FAQs About Lifting A Roof
Answers to your questions about raising the existing roof of a building.
The cost to lift a roof varies. It is dependent on the specifications of each project. In most cases, a budgetary number can be calculated based on the number of square feet to be lifted. Specifications such as the height and the number of existing columns are additional factors.
The entire cost of a roof lifting project is also dependent on the end use and any necessary upgrades to the existing building. New lighting, more efficient sprinkler systems and other improvements are often part of the overall cost of raising a roof.
If you would like information on costs and a budgetary scope of work please email us. Or call 1-866-331-6150. You can also request a quote online.
Roof’s of any size can be raised. ROOFLIFTERS has lifted roofs ranging from less than 1000 SF to over 600,000 SF. In most cases the area lifted is determined by the structure itself. Many times sectioned off by the expansion joints in the roof. Typically the largest practical size is around 150,000 SF in a single lift.
Most commercial and industrial roofs do not exceed clear heights of 45 feet. That is not to say, however, that lifting is limited to that height. ROOFLIFTERS has lifted structures as high as 72 feet.
Absolutely not. The ROOFLIFTERS process is specifically designed to address this concern. Lifting can be more than double or even triple the existing height since we do not rely on column sleeves.
Roof weight is not a factor for our company. The ROOFLIFTERS system is designed so that each post has a lifting capacity of 25 tons. In cases where the weight exceeds 25 tons, the CribPosts are simply clustered to accommodate the weight. In some cases, interior columns can require two, three, or even four CribPosts which would provide up to 100 tons of lifting capacity.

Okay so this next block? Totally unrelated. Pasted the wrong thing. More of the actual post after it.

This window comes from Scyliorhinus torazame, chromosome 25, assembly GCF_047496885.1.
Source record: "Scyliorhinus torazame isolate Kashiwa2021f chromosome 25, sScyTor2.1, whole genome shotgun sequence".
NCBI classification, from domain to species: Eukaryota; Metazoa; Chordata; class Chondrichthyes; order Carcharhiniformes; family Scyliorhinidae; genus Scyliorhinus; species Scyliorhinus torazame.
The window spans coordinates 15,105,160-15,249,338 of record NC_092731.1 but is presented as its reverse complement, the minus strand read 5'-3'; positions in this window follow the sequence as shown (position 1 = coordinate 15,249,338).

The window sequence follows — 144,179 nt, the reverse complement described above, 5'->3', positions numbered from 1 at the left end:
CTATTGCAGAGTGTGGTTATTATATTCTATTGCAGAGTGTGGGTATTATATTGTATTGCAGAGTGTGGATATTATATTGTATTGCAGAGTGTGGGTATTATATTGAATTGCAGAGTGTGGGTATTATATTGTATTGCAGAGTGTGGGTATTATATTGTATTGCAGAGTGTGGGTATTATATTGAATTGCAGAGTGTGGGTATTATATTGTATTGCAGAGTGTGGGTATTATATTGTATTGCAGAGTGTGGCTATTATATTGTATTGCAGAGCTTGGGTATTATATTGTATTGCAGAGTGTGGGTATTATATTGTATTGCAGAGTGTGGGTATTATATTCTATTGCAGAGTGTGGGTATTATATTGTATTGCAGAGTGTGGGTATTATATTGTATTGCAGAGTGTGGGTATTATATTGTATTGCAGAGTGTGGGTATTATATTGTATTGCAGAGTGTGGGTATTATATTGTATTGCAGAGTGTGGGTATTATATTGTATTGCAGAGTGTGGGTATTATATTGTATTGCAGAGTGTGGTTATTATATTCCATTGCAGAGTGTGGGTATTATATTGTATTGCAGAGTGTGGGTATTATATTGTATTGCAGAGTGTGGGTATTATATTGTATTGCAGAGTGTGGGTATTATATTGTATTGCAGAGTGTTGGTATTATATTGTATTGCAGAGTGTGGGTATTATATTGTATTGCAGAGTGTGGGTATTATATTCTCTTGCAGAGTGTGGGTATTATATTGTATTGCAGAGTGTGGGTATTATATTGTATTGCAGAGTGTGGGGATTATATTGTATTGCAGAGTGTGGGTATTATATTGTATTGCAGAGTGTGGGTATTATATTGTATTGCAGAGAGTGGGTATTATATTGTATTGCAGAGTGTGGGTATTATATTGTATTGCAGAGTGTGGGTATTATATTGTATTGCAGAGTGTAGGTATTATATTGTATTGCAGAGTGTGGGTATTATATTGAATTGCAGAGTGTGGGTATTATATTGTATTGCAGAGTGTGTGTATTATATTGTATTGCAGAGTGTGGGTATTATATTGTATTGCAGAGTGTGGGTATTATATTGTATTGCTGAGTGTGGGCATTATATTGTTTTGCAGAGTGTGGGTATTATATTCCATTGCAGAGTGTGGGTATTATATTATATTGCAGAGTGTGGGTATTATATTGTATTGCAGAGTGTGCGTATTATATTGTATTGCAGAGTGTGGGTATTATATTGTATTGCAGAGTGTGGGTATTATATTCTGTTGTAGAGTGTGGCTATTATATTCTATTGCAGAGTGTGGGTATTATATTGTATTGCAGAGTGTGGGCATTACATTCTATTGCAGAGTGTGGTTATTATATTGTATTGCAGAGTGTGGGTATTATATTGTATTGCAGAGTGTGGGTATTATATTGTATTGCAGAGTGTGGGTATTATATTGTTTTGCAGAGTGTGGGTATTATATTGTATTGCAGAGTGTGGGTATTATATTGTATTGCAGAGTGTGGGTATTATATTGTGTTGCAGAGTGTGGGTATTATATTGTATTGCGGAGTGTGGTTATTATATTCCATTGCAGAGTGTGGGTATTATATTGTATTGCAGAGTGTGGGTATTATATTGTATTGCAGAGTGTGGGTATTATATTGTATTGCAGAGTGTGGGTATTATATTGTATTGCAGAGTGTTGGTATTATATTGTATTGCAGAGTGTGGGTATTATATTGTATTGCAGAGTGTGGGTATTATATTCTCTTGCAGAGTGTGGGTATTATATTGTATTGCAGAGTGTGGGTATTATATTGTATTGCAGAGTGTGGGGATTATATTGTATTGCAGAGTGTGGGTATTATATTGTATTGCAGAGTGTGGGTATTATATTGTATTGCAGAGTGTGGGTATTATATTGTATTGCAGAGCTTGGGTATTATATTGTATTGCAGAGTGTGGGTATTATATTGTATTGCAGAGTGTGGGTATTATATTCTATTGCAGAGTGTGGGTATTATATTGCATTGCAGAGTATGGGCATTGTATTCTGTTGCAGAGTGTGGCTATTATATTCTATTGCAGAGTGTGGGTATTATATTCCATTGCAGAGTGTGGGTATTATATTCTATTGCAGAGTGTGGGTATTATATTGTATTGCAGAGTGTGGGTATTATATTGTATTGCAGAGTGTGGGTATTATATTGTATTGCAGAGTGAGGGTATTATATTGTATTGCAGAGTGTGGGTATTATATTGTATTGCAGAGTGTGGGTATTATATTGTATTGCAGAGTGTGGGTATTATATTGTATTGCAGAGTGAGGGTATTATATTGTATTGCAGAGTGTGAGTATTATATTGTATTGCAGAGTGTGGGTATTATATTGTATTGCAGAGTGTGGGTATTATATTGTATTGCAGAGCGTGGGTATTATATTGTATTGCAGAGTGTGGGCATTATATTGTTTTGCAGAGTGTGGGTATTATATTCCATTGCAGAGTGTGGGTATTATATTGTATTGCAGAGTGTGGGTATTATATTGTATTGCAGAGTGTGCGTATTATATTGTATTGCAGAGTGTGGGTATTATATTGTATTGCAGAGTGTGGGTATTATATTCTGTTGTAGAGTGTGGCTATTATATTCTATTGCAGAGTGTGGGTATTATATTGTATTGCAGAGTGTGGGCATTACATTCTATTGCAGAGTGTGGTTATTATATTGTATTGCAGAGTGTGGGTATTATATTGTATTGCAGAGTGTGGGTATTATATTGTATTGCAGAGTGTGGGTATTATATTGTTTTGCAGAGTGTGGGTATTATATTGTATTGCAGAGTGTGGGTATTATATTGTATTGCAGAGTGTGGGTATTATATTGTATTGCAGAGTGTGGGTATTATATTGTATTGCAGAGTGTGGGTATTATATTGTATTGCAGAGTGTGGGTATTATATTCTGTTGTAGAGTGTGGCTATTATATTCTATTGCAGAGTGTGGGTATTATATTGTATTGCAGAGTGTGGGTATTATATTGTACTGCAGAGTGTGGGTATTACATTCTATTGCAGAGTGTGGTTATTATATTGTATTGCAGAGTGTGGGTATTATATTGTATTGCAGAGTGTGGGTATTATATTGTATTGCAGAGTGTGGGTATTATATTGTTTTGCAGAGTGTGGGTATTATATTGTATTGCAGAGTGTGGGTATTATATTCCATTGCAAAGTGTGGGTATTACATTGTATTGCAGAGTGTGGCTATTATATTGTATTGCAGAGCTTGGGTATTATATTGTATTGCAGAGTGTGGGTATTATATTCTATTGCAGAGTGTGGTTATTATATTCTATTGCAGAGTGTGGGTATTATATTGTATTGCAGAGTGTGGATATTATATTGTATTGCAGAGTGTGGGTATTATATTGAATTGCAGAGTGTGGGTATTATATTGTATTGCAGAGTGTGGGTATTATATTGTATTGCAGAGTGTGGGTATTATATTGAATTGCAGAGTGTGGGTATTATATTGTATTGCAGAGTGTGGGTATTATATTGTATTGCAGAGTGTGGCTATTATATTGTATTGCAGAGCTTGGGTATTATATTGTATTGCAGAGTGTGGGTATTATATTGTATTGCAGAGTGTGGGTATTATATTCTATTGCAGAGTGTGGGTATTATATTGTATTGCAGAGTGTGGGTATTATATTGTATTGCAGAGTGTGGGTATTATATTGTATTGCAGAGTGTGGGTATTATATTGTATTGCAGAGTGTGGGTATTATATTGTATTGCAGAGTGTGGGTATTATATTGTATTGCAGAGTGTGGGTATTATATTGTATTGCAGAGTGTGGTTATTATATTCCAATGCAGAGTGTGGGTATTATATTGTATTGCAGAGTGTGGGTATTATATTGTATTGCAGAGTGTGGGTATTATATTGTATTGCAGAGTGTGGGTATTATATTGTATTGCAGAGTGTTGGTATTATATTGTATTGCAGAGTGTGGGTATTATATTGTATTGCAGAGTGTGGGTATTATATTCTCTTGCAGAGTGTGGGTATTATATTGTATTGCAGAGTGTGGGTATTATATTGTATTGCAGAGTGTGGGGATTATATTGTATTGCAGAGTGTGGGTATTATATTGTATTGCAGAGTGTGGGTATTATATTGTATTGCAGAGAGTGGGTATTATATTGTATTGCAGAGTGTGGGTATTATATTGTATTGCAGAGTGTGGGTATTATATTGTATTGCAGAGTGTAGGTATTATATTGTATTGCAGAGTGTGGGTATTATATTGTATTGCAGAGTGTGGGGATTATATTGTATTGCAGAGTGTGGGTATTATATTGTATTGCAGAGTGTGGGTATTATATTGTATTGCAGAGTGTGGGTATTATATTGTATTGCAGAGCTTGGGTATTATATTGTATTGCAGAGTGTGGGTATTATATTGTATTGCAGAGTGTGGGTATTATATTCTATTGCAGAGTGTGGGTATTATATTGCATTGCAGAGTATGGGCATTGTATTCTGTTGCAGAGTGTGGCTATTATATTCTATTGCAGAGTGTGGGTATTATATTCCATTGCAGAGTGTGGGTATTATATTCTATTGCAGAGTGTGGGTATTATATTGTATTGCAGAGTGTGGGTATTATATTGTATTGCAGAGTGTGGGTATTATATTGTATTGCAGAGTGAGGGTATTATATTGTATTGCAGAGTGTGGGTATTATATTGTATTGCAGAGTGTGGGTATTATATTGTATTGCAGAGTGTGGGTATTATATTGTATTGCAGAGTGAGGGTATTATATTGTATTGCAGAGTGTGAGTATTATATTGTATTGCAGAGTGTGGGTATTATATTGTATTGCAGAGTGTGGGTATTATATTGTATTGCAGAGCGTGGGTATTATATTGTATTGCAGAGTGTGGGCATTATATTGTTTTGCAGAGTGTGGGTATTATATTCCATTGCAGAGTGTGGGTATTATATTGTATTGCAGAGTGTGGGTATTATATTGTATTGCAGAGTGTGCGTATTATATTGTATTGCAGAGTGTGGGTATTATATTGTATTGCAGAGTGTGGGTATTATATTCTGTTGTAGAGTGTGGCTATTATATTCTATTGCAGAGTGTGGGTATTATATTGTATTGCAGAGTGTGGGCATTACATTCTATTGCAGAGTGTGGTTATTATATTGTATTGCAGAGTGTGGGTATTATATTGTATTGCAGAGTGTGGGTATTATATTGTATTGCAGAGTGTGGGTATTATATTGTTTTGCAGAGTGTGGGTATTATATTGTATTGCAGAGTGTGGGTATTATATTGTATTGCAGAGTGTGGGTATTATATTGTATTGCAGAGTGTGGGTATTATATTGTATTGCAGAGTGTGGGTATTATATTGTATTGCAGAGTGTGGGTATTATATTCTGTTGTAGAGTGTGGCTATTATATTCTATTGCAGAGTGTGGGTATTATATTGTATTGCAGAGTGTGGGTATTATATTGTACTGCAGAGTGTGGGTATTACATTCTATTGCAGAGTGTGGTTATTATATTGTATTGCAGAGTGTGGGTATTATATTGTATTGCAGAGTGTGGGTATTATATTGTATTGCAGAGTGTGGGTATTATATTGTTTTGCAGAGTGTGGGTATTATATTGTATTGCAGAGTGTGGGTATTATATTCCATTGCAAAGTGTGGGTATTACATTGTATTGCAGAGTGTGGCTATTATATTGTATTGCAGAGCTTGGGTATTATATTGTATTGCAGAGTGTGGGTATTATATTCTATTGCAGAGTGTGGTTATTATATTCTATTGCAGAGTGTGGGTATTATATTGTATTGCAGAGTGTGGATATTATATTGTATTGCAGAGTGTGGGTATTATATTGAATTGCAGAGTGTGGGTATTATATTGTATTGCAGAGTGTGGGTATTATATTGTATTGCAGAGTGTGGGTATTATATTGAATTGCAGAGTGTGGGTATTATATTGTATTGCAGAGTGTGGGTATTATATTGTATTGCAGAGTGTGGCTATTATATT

Clients often ask, “does the roofing material need to be replaced?” No.
In fact, no work related to actual lifting ever takes place on the surface of the roof itself. Our process is designed so that the very little of the existing roofing, decking, and framing requires any repair. While repairs will be necessary around the perimeter of the roof where it was attached to walls or other parts of the building, the existing roofing material largely remains intact.
There is no minimum amount of square feet that you lift. However, for economic efficiency, it becomes impractical in most cases to lift a roof that is less than 2,000 SF. However, this is not to say that our company has not lifted smaller roofs. In some instances, a small section of a larger roof must have a higher clear height in order to accommodate new equipment or processes. In these instances, raising a portion of the existing roof is much faster, cleaner, and less costly than demolishing a small section and rebuilding it higher.
Through the use of a synchronization system, designed and patented by ROOFLIFTERS, the actual movement of each lifting point is monitored as opposed to the amount of hydraulic oil that is being pumped. This provides an extremely accurate measurement of each point and allows large areas of a roof to be lifted at one time.
We at Polaris were very amazed at the efficiency and dedication exhibited by your employees. This dedication contributed greatly to a successful project completed ahead of schedule. Rooflifters personnel were always concerned not only for the safety of their own employees but also were very attentive to Polaris employees who were in the area while all the preparation for the lift was taking place.
When we’re working with an incumbent building, height restrictions can sometimes prevent us from utilizing the full capabilities of our equipment. Finally there’s a way to avoid the capital costs of reconstruction or a new building.
I was speaking with a real estate agent who was bemoaning the fact that he couldn’t sell an industrial building because of its low ceiling, …and one thing led to another.
One of the reasons companies are moving is they’re looking for modern buildings elsewhere, with greater height underneath the joists. If we can persuade a company to raise the roof to allow for more warehousing space, so they don’t need to relocate outside Toronto, then we’ve saved jobs and taxes.
If we were to turn that whole building into rubble and start fresh, it would cost a whole lot more money than it’s costing to just raise the roof and fix it up. We’re just lifting the roof and adding steel.